It seems like almost every day that a new bank transfer email scam is launched, yet the perpetrators of these email scam campaigns appear to rarely be caught and punished for their offenses. However, one such scammer has now been arrested and made to stand trial for his alleged crimes against companies in Texas.
Nigerian, Amechi Colvis Amuegbunam, 28, of Lagos was arrested in Baltimore and has now been charged with defrauding 17 companies in North Texas and obtaining $600,000 via bank transfers.
Nigeria is famed for 419 email scams, otherwise known as advance fee scams. These spam email campaigns receive their name from the section of the Nigerian criminal code that the email scams violate. These bank transfer scams typically require the soon-to-be victim to make a transfer of a sum of money to cover fees or charges in order to receive a substantial inheritance. This type of email bank transfer request scam is not only conducted by criminal gangs operating out of Nigeria, although that is where a substantial number of the criminals are based.
Convincing bank transfer request scam used to defraud Texas companies of over $600,000
However, Amuegbunam obtained funds from Texan companies using a much more believable scenario; one that is being increasingly used by organized criminal gangs operating out of Africa, the Middle East, and eastern Europe.
The emails Amuegbunam sent appeared to have come from the email accounts of company executives, which had been forwarded onto members of staff who were authorized to make bank transfers on behalf of the company. By using the real names of top executives, account department employees were fooled into believing the transfer requests were legitimate. The companies being targeted had been researched, the correct email account format determined, names of senior executives and management determined, and the names of account executive targets discovered.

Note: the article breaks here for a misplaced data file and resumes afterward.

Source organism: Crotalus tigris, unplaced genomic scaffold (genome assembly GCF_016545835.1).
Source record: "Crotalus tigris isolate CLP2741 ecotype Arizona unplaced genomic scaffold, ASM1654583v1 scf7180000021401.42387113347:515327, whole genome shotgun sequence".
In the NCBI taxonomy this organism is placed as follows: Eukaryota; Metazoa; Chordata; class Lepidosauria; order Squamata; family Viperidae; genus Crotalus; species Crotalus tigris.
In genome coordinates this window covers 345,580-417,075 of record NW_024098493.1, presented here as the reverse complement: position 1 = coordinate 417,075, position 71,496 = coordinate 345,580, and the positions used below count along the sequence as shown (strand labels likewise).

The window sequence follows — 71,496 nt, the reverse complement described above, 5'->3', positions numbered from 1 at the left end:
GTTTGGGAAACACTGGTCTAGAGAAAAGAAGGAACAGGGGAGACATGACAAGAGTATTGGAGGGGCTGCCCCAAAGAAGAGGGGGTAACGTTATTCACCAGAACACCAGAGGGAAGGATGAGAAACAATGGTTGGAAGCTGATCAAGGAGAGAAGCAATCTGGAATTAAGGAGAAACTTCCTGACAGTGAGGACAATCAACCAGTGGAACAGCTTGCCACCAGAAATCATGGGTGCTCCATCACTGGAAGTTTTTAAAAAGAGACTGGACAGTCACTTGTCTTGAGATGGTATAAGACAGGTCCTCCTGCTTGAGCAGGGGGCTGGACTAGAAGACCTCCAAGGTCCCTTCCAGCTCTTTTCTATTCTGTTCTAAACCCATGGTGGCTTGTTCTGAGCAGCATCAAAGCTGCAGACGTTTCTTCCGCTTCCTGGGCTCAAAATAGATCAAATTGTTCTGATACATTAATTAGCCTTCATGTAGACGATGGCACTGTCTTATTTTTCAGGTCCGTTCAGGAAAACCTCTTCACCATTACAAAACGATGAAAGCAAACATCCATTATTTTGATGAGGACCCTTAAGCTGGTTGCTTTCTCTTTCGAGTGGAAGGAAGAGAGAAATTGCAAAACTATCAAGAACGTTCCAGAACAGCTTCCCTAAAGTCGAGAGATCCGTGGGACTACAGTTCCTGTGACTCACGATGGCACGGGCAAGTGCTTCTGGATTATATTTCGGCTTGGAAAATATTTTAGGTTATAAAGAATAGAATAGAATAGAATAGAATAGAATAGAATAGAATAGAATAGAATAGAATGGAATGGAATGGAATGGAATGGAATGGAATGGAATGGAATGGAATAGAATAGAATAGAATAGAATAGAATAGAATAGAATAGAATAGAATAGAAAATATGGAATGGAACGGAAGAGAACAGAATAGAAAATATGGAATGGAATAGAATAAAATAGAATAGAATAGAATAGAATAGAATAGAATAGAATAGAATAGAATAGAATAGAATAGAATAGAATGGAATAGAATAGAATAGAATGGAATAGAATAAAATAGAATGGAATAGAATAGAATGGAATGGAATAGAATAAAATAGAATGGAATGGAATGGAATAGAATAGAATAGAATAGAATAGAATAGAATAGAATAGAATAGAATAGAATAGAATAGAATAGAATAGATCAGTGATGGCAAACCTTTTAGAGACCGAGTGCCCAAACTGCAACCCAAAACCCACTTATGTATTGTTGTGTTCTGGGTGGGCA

To make the bank transfer request scam more believable, Amuegbunam used a domain name that differed from the real company domain by two characters. By transposing just two characters, the email address appeared to be genuine at first glance, certainly enough to fool the victims.
The FBI started investigating the bank transfer request scam in 2013 after employees from two companies in North Texas were fooled into making large bank transfers. Amuegbunam has used the domain lumniant.com instead of luminant.com to make an email appear to have come from within the company. The account executive who fell for the bank transfer request scam made a transfer of $98,550. The second company fell for the same scam and transferred $146,550.
Amuegbunam has now been charged with defrauding 17 Texas companies using the same method. If convicted of the crimes, he faces a fine of up to $1 million and a jail term of up to 30 years. He is just one individual however. Many more are operating similar scams.
It is therefore essential that members of the accounts department, and others who are authorized to make transfers on behalf of the company, are told how to identify a bank transfer request scam. They must also be instructed to carefully check domain names on any transfer requests and to specifically look for transposed letters.